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2018

Approaching Emptiness: Buddhist Pilgrimage in Japan

Katja Triplett

Pilgrimage to religious sites and secular travel culture have been closely linked for many centuries in Japan. Pilgrims in the Japanese Buddhist context usually visit a series of temples that form a fixed set or ‘circle’ of Buddhist sites thought to be miraculous. The circulatory Buddhist pilgrimage to thirty-three sites in and around the old capital of Kyoto – the Saikoku pilgrimage – is one of the most enduring complex religious institutions known. The article examines possible reasons for the undiminished success of the pilgrimage, highlighting the role of foundation legends and miracle tales in the management of memory. The narratives reveal bureaucratic site administration and are connected to the act of mapping of paths both through the physical and the spiritually endowed landscape.

Keywords: Japan; Buddhism; pilgrimage; mapping; memory; narratives

Triplett, Katja. “Approaching Emptiness: Buddhist Pilgrimage in Japan.” In Approaching the Sacred: Pilgrimage in Historical and Intercultural Perspective. Edited by Ute Luig, 59–89. Berlin: Edition Topoi, 2018.

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2018

Religious Superdiversity and Urban Visibility in Barcelona and Turin

Marian Burchardt, Irene Becci, and Mariachiara Giorda

The links between religion and urban space have attracted the interest of an increasing number of sociologists over the last decade. Starting from a critique of the assumption that urbanization leads to the decline of established religions, scholars have focused on the vitality of urban religion spawned by religious innovations, urban religious events, and transnational migration (Hervieu-Leger 2002; Casanova 2013; Orsi 1999). In order to analyse this complex context of multiple urban diversities emerging from new waves· of immigration, scholars have drawn upon the concept of superdiversity, coined by Vertovec (2007). Starting from the observation that the number and type of religious communities settling in European cities after the Second World War have multiplied spectacularly, in this chapter we explore how in contemporary European cities, different historical memories, each storing a variety of collective religious and secular experiences, are layered upon one another: materially and symbolically in architecture, immaterially in urban religious imaginaries, and socially through the coexistence of multiple religious mobilizations and expressions.

Burchardt, Marian, Irene Becci, and Mariachiara Giorda. “Religious Superdiversity and Urban Visibility in Barcelona and Turin.” In Religious Pluralism and the City: Inquiries into Postsecular Urbanism. Edited by Helmuth Berking, Silke Steets and Jochen Schwenk, 83–103. London: Bloomsbury Academic, 2018.

2017

Challenges for gender equality: Women’s religious circles in post-revolutionary Iran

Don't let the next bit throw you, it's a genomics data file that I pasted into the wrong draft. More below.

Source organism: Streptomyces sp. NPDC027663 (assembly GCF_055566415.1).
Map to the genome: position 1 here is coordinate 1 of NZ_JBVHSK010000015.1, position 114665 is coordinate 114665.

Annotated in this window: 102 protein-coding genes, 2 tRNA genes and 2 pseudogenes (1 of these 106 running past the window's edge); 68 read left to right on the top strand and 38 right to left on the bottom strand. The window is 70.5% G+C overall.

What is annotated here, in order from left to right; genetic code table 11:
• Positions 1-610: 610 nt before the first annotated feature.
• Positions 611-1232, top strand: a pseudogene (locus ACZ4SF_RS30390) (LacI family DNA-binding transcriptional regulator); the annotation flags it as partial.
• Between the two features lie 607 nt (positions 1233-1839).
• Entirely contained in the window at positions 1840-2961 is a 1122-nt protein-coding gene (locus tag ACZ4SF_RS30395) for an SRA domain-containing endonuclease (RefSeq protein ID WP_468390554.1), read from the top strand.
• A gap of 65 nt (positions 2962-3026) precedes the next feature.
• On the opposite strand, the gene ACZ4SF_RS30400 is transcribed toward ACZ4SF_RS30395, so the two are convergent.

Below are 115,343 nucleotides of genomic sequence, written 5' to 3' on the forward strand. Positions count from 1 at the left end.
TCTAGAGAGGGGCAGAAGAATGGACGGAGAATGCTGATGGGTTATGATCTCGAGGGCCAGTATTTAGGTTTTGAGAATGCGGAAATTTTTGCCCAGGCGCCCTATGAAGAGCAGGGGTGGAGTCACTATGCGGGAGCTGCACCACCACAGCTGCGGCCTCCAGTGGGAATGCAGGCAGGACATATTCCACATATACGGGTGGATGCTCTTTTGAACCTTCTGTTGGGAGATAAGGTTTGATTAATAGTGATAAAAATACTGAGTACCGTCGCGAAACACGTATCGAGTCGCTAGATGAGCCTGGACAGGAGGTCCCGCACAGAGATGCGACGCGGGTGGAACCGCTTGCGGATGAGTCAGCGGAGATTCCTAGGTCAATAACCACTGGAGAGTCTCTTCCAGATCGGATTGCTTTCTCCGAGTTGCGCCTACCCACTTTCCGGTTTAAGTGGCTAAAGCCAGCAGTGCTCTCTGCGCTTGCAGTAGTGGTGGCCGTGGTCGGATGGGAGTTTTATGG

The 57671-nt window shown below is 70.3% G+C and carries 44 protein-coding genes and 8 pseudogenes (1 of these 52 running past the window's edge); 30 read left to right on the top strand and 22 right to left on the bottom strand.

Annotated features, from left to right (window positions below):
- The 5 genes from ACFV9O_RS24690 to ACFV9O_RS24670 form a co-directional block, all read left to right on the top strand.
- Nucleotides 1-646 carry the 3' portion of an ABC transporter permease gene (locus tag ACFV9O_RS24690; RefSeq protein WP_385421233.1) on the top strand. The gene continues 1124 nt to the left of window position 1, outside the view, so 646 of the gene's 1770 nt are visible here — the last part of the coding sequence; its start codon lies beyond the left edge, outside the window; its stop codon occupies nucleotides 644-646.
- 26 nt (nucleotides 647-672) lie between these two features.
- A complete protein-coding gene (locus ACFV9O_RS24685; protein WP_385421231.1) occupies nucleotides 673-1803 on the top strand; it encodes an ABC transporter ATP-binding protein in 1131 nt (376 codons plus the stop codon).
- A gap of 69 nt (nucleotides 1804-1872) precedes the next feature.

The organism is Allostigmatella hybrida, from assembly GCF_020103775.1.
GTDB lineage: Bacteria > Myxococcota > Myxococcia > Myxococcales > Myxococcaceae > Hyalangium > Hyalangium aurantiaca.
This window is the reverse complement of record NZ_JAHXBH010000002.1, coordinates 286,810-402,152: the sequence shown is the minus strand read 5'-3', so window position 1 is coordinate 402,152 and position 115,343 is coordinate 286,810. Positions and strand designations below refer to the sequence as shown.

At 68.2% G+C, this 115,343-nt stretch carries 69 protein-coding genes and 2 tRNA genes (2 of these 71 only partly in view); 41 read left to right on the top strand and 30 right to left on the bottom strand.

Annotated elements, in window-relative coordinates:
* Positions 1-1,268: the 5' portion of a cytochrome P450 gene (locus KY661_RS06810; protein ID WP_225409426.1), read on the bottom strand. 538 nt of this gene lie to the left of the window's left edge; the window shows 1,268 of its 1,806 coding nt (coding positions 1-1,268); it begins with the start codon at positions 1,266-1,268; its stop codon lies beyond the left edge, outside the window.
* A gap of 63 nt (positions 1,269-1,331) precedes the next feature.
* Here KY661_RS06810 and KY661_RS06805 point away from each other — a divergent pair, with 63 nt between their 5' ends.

Sana Chavoshian

The agency of women in Islamicate societies is largely anchored in ideas over pious circles and gender-specific rituals. Recent studies attest religious modes of women’s presence in the public space a high significance. Taking the case of Iran, the urging question is how and to which extent religious agency within female pious circles – which were formed before the 1978/9 Revolution and fashioned after it – has been able to attain broader civil significance beyond these circles. This study explores the inner dynamics of female pious circles among women as related to structural power relations. It spells out the process of “self-spiritualization” to characterize interactions within the circles that act as a tool for self-elevation and self-authorization and as a mode of spiritually legitimated construction of hierarchies within the circles’ spiritual empowerment. It is argued that a type of pious competition between the women unfolds leading to an affirmation of gender segregation and concomitantly, of submission to institutionalized structures of masculine hierarchy and power. Finally, it pursues the effects of unfolding “self-spiritualization” through elevation, authenticity and self-authorization that might achieve a considerable degree of self-empowerment for negotiating gender roles and political life attitudes.

Keywords: women’s religious circle, self-spiritualization, Muslim’s piety, female empowerment, mothers of martyrs, dreams


Chavoshian, Sana. “Challenges for gender equality: Women’s religious circles in post-revolutionary Iran.” GENDER 9, no. 3 (2017): 117–32. doi:10.3224/gender.v9i3.09.

2017

Judicial Reform vs Adjudication of Personal Law: View from a Muslim Ghetto in Kanpur

Chakrabarti, Anindita; Ghosh, Suchandra

A keen understanding of the intricacies of the procedural aspect of personal law and internal hierarchies/fi ssures within the community in question need to guide our vision of judicial reforms. Considering the bias that exists in terms of class, caste, gender and religion in the implementation of law, one wonders what would be the real gains of bringing personal law more and more within the purview of the policing system. This article looks at cases brought by Muslim women to the Kanpur darul qaza seeking maintenance and/or divorce and fi nds that these women do not lack agency. They also approach different legal forums to resolve their personal and domestic issues.


Chakrabarti, Anindita, and Suchandra Ghosh (2017). “Judicial Reform vs Adjudication of Personal Law: View from a Muslim Ghetto in Kanpur.” Economic & Political Weekly LII, no. 49: 12–14.

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2017

Revisitando o secular: secularidades múltiplas e trajetórias para a modernidade

Monika Wohlrab-Sahr; Marian Burchardt